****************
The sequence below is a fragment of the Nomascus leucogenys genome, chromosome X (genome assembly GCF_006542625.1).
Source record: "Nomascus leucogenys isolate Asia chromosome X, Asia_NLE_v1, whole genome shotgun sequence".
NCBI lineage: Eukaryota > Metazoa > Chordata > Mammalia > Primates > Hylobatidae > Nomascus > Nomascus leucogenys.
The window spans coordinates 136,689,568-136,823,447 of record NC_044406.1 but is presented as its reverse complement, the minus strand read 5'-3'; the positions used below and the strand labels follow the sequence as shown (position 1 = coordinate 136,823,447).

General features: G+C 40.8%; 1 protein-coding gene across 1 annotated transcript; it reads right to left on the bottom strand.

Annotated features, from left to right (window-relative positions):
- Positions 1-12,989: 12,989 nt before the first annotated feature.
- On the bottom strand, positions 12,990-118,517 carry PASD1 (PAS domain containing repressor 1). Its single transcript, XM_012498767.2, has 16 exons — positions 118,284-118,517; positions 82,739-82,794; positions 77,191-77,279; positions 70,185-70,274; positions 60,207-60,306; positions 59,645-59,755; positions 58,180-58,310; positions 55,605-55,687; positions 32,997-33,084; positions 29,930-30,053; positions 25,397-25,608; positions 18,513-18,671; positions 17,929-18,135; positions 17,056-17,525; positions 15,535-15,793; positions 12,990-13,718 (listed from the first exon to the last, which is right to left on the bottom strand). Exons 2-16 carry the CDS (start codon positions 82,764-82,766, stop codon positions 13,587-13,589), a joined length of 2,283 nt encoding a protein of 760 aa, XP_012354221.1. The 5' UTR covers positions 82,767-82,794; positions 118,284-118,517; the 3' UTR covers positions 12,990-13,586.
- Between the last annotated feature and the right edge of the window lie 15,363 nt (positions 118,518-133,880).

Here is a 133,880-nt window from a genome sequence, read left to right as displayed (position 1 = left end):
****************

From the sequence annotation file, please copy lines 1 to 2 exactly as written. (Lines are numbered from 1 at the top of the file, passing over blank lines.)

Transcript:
The sequence below is a fragment of the Nomascus leucogenys genome, chromosome X (genome assembly GCF_006542625.1).
Source record: "Nomascus leucogenys isolate Asia chromosome X, Asia_NLE_v1, whole genome shotgun sequence".